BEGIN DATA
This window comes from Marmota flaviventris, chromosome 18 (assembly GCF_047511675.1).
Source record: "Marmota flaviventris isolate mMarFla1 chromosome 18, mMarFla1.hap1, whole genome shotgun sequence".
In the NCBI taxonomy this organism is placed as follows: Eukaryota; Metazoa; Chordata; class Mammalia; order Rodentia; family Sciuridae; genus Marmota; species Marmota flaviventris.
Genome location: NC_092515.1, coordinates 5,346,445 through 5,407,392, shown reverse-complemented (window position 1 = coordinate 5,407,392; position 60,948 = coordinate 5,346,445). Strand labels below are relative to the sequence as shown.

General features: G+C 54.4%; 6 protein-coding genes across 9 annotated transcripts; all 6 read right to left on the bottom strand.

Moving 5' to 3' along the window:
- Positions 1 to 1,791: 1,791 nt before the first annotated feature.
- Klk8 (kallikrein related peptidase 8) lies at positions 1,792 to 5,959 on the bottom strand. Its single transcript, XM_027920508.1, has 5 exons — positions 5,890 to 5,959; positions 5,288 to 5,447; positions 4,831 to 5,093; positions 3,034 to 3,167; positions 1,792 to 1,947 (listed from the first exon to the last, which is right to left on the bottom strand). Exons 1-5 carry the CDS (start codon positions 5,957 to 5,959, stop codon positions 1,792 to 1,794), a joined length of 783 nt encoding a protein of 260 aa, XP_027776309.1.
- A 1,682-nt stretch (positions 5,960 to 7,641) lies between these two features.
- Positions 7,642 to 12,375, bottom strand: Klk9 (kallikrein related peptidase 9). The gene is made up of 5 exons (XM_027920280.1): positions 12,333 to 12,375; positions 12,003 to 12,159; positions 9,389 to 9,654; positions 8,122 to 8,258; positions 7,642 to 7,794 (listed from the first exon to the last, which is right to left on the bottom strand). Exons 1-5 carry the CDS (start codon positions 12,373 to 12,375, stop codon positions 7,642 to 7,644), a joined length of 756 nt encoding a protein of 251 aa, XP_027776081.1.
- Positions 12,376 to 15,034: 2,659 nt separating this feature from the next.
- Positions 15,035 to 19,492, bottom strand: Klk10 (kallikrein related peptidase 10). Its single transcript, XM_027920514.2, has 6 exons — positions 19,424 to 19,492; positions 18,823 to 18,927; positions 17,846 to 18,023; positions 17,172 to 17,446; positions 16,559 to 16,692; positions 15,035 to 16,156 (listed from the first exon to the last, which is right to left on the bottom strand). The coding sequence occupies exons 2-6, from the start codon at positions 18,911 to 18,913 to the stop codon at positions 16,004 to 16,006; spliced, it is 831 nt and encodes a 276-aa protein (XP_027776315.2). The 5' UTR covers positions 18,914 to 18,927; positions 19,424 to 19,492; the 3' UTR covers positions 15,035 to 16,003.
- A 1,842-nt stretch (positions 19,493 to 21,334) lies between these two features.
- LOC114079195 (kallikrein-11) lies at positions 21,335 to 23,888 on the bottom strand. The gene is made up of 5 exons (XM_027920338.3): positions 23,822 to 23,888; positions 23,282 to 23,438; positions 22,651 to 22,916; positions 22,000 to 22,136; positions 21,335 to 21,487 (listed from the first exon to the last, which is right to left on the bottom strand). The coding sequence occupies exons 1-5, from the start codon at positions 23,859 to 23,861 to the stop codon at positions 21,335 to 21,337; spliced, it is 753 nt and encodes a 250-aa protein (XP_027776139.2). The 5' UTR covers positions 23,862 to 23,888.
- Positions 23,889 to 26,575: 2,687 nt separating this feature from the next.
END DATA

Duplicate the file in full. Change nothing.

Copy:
This window comes from Marmota flaviventris, chromosome 18 (assembly GCF_047511675.1).
Source record: "Marmota flaviventris isolate mMarFla1 chromosome 18, mMarFla1.hap1, whole genome shotgun sequence".
In the NCBI taxonomy this organism is placed as follows: Eukaryota; Metazoa; Chordata; class Mammalia; order Rodentia; family Sciuridae; genus Marmota; species Marmota flaviventris.
Genome location: NC_092515.1, coordinates 5,346,445 through 5,407,392, shown reverse-complemented (window position 1 = coordinate 5,407,392; position 60,948 = coordinate 5,346,445). Strand labels below are relative to the sequence as shown.

General features: G+C 54.4%; 6 protein-coding genes across 9 annotated transcripts; all 6 read right to left on the bottom strand.

Moving 5' to 3' along the window:
- Positions 1 to 1,791: 1,791 nt before the first annotated feature.
- Klk8 (kallikrein related peptidase 8) lies at positions 1,792 to 5,959 on the bottom strand. Its single transcript, XM_027920508.1, has 5 exons — positions 5,890 to 5,959; positions 5,288 to 5,447; positions 4,831 to 5,093; positions 3,034 to 3,167; positions 1,792 to 1,947 (listed from the first exon to the last, which is right to left on the bottom strand). Exons 1-5 carry the CDS (start codon positions 5,957 to 5,959, stop codon positions 1,792 to 1,794), a joined length of 783 nt encoding a protein of 260 aa, XP_027776309.1.
- A 1,682-nt stretch (positions 5,960 to 7,641) lies between these two features.
- Positions 7,642 to 12,375, bottom strand: Klk9 (kallikrein related peptidase 9). The gene is made up of 5 exons (XM_027920280.1): positions 12,333 to 12,375; positions 12,003 to 12,159; positions 9,389 to 9,654; positions 8,122 to 8,258; positions 7,642 to 7,794 (listed from the first exon to the last, which is right to left on the bottom strand). Exons 1-5 carry the CDS (start codon positions 12,373 to 12,375, stop codon positions 7,642 to 7,644), a joined length of 756 nt encoding a protein of 251 aa, XP_027776081.1.
- Positions 12,376 to 15,034: 2,659 nt separating this feature from the next.
- Positions 15,035 to 19,492, bottom strand: Klk10 (kallikrein related peptidase 10). Its single transcript, XM_027920514.2, has 6 exons — positions 19,424 to 19,492; positions 18,823 to 18,927; positions 17,846 to 18,023; positions 17,172 to 17,446; positions 16,559 to 16,692; positions 15,035 to 16,156 (listed from the first exon to the last, which is right to left on the bottom strand). The coding sequence occupies exons 2-6, from the start codon at positions 18,911 to 18,913 to the stop codon at positions 16,004 to 16,006; spliced, it is 831 nt and encodes a 276-aa protein (XP_027776315.2). The 5' UTR covers positions 18,914 to 18,927; positions 19,424 to 19,492; the 3' UTR covers positions 15,035 to 16,003.
- A 1,842-nt stretch (positions 19,493 to 21,334) lies between these two features.
- LOC114079195 (kallikrein-11) lies at positions 21,335 to 23,888 on the bottom strand. The gene is made up of 5 exons (XM_027920338.3): positions 23,822 to 23,888; positions 23,282 to 23,438; positions 22,651 to 22,916; positions 22,000 to 22,136; positions 21,335 to 21,487 (listed from the first exon to the last, which is right to left on the bottom strand). The coding sequence occupies exons 1-5, from the start codon at positions 23,859 to 23,861 to the stop codon at positions 21,335 to 21,337; spliced, it is 753 nt and encodes a 250-aa protein (XP_027776139.2). The 5' UTR covers positions 23,862 to 23,888.
- Positions 23,889 to 26,575: 2,687 nt separating this feature from the next.